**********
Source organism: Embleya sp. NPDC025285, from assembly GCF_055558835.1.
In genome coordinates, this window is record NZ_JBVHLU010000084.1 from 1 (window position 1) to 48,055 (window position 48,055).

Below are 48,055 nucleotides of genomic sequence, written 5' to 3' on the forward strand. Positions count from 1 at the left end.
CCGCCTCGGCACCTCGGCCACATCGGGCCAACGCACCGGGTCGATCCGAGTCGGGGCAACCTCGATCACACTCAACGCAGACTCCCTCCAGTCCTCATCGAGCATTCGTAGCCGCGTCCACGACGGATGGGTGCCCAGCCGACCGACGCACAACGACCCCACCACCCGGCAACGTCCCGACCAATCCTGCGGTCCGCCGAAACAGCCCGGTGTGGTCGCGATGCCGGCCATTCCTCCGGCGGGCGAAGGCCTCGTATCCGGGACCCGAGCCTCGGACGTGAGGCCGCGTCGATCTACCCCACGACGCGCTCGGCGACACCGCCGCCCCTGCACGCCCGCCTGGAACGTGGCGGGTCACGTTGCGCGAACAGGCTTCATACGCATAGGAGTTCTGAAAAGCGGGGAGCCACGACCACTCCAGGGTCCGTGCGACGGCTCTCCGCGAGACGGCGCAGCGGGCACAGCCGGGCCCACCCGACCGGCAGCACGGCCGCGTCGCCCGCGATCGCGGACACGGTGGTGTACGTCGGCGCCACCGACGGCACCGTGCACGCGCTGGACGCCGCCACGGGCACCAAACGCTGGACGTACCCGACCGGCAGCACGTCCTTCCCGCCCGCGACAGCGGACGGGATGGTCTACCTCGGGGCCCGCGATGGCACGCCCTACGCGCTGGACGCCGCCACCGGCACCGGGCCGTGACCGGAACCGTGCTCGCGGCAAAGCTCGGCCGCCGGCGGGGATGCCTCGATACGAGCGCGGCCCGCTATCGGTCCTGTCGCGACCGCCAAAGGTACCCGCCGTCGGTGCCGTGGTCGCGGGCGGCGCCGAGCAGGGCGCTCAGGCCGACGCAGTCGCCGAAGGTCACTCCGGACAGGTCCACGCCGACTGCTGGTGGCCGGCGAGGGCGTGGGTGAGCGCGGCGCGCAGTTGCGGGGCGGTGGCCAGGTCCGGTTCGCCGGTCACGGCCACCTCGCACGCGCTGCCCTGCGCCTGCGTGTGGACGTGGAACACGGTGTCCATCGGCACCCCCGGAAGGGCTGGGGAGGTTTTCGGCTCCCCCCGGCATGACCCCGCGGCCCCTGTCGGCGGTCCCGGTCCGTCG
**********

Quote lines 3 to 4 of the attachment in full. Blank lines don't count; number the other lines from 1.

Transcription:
Below are 48,055 nucleotides of genomic sequence, written 5' to 3' on the forward strand. Positions count from 1 at the left end.
CCGCCTCGGCACCTCGGCCACATCGGGCCAACGCACCGGGTCGATCCGAGTCGGGGCAACCTCGATCACACTCAACGCAGACTCCCTCCAGTCCTCATCGAGCATTCGTAGCCGCGTCCACGACGGATGGGTGCCCAGCCGACCGACGCACAACGACCCCACCACCCGGCAACGTCCCGACCAATCCTGCGGTCCGCCGAAACAGCCCGGTGTGGTCGCGATGCCGGCCATTCCTCCGGCGGGCGAAGGCCTCGTATCCGGGACCCGAGCCTCGGACGTGAGGCCGCGTCGATCTACCCCACGACGCGCTCGGCGACACCGCCGCCCCTGCACGCCCGCCTGGAACGTGGCGGGTCACGTTGCGCGAACAGGCTTCATACGCATAGGAGTTCTGAAAAGCGGGGAGCCACGACCACTCCAGGGTCCGTGCGACGGCTCTCCGCGAGACGGCGCAGCGGGCACAGCCGGGCCCACCCGACCGGCAGCACGGCCGCGTCGCCCGCGATCGCGGACACGGTGGTGTACGTCGGCGCCACCGACGGCACCGTGCACGCGCTGGACGCCGCCACGGGCACCAAACGCTGGACGTACCCGACCGGCAGCACGTCCTTCCCGCCCGCGACAGCGGACGGGATGGTCTACCTCGGGGCCCGCGATGGCACGCCCTACGCGCTGGACGCCGCCACCGGCACCGGGCCGTGACCGGAACCGTGCTCGCGGCAAAGCTCGGCCGCCGGCGGGGATGCCTCGATACGAGCGCGGCCCGCTATCGGTCCTGTCGCGACCGCCAAAGGTACCCGCCGTCGGTGCCGTGGTCGCGGGCGGCGCCGAGCAGGGCGCTCAGGCCGACGCAGTCGCCGAAGGTCACTCCGGACAGGTCCACGCCGACTGCTGGTGGCCGGCGAGGGCGTGGGTGAGCGCGGCGCGCAGTTGCGGGGCGGTGGCCAGGTCCGGTTCGCCGGTCACGGCCACCTCGCACGCGCTGCCCTGCGCCTGCGTGTGGACGTGGAACACGGTGTCCATCGGCACCCCCGGAAGGGCTGGGGAGGTTTTCGGCTCCCCCCGGCATGACCCCGCGGCCCCTGTCGGCGGTCCCGGTCCGTCG